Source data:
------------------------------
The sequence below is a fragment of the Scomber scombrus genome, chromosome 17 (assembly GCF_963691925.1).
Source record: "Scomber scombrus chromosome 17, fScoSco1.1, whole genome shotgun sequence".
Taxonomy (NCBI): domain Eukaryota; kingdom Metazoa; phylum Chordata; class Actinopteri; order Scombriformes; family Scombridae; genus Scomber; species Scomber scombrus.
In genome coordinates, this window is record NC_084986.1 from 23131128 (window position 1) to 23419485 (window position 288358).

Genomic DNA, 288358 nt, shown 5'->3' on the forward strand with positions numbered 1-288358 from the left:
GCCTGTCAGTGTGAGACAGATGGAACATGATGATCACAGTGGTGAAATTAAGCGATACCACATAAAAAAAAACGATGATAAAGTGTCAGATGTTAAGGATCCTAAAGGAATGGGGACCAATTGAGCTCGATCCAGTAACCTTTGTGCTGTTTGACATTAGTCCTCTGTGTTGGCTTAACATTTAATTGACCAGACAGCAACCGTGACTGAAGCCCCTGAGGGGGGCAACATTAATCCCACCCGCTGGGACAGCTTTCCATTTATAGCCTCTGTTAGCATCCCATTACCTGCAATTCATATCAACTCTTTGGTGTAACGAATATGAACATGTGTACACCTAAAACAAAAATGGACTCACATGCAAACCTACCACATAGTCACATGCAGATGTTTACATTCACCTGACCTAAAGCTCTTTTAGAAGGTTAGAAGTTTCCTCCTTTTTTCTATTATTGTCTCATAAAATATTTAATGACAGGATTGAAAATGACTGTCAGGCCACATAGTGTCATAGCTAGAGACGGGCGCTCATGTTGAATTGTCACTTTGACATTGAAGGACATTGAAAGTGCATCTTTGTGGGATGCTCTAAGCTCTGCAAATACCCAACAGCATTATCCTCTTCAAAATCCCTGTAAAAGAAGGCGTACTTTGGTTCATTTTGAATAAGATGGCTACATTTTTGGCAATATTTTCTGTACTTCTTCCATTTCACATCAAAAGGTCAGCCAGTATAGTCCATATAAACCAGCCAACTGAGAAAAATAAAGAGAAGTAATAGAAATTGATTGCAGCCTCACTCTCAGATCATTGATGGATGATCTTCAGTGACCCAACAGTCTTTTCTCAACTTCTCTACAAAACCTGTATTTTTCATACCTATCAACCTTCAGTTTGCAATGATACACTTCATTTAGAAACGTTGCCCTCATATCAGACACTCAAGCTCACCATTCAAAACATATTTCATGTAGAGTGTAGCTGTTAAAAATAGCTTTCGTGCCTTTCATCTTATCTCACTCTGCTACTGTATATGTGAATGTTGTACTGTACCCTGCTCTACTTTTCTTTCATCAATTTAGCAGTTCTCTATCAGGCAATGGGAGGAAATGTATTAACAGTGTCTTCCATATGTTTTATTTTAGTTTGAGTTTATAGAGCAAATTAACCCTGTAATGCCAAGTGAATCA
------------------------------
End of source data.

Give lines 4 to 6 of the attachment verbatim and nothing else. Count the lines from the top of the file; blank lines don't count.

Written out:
In genome coordinates, this window is record NC_084986.1 from 23131128 (window position 1) to 23419485 (window position 288358).

Genomic DNA, 288358 nt, shown 5'->3' on the forward strand with positions numbered 1-288358 from the left:
GCCTGTCAGTGTGAGACAGATGGAACATGATGATCACAGTGGTGAAATTAAGCGATACCACATAAAAAAAAACGATGATAAAGTGTCAGATGTTAAGGATCCTAAAGGAATGGGGACCAATTGAGCTCGATCCAGTAACCTTTGTGCTGTTTGACATTAGTCCTCTGTGTTGGCTTAACATTTAATTGACCAGACAGCAACCGTGACTGAAGCCCCTGAGGGGGGCAACATTAATCCCACCCGCTGGGACAGCTTTCCATTTATAGCCTCTGTTAGCATCCCATTACCTGCAATTCATATCAACTCTTTGGTGTAACGAATATGAACATGTGTACACCTAAAACAAAAATGGACTCACATGCAAACCTACCACATAGTCACATGCAGATGTTTACATTCACCTGACCTAAAGCTCTTTTAGAAGGTTAGAAGTTTCCTCCTTTTTTCTATTATTGTCTCATAAAATATTTAATGACAGGATTGAAAATGACTGTCAGGCCACATAGTGTCATAGCTAGAGACGGGCGCTCATGTTGAATTGTCACTTTGACATTGAAGGACATTGAAAGTGCATCTTTGTGGGATGCTCTAAGCTCTGCAAATACCCAACAGCATTATCCTCTTCAAAATCCCTGTAAAAGAAGGCGTACTTTGGTTCATTTTGAATAAGATGGCTACATTTTTGGCAATATTTTCTGTACTTCTTCCATTTCACATCAAAAGGTCAGCCAGTATAGTCCATATAAACCAGCCAACTGAGAAAAATAAAGAGAAGTAATAGAAATTGATTGCAGCCTCACTCTCAGATCATTGATGGATGATCTTCAGTGACCCAACAGTCTTTTCTCAACTTCTCTACAAAACCTGTATTTTTCATACCTATCAACCTTCAGTTTGCAATGATACACTTCATTTAGAAACGTTGCCCTCATATCAGACACTCAAGCTCACCATTCAAAACATATTTCATGTAGAGTGTAGCTGTTAAAAATAGCTTTCGTGCCTTTCATCTTATCTCACTCTGCTACTGTATATGTGAATGTTGTACTGTACCCTGCTCTACTTTTCTTTCATCAATTTAGCAGTTCTCTATCAGGCAATGGGAGGAAATGTATTAACAGTGTCTTCCATATGTTTTATTTTAGTTTGAGTTTATAGAGCAAATTAACCCTGTAATGCCAAGTGAATCA